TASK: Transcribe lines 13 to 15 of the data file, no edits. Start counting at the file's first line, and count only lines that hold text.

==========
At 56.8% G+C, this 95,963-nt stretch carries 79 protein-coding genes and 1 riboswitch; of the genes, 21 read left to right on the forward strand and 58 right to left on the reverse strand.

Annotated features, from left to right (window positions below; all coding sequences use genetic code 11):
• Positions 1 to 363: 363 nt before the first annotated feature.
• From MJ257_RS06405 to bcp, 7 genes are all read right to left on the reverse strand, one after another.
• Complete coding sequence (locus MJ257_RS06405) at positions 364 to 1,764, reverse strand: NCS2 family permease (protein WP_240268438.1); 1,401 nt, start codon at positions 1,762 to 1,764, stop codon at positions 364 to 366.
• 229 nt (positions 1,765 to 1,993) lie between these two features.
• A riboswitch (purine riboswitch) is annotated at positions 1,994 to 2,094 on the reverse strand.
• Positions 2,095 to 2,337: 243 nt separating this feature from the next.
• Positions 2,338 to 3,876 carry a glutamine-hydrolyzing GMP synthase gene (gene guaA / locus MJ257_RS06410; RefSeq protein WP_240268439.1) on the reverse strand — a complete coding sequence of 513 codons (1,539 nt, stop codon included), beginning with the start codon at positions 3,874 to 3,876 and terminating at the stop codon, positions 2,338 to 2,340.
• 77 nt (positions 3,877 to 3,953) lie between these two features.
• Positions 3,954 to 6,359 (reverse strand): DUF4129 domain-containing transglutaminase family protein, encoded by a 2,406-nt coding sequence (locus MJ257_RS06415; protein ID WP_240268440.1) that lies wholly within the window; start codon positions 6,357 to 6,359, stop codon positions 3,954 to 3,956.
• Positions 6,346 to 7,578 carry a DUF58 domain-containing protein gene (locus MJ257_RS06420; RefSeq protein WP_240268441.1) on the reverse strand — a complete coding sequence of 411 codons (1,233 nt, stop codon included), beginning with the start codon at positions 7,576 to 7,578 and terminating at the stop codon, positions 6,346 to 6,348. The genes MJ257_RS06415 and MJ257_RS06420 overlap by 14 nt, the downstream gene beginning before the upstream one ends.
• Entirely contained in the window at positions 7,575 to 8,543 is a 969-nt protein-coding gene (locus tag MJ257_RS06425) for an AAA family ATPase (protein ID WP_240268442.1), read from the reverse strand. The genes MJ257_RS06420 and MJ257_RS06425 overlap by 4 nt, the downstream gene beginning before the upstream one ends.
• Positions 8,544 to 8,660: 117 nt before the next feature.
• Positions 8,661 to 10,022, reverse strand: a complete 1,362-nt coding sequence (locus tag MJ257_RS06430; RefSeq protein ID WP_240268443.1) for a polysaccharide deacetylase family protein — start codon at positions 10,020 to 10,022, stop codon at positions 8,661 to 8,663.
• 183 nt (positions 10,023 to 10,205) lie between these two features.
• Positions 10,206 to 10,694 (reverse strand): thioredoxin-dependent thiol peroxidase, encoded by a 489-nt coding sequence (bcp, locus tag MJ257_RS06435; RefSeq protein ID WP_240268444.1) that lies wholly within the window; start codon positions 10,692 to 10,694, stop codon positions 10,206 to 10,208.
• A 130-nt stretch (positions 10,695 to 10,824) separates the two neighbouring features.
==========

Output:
• Entirely contained in the window at positions 7,575 to 8,543 is a 969-nt protein-coding gene (locus tag MJ257_RS06425) for an AAA family ATPase (protein ID WP_240268442.1), read from the reverse strand. The genes MJ257_RS06420 and MJ257_RS06425 overlap by 4 nt, the downstream gene beginning before the upstream one ends.
• Positions 8,544 to 8,660: 117 nt before the next feature.
• Positions 8,661 to 10,022, reverse strand: a complete 1,362-nt coding sequence (locus tag MJ257_RS06430; RefSeq protein ID WP_240268443.1) for a polysaccharide deacetylase family protein — start codon at positions 10,020 to 10,022, stop codon at positions 8,661 to 8,663.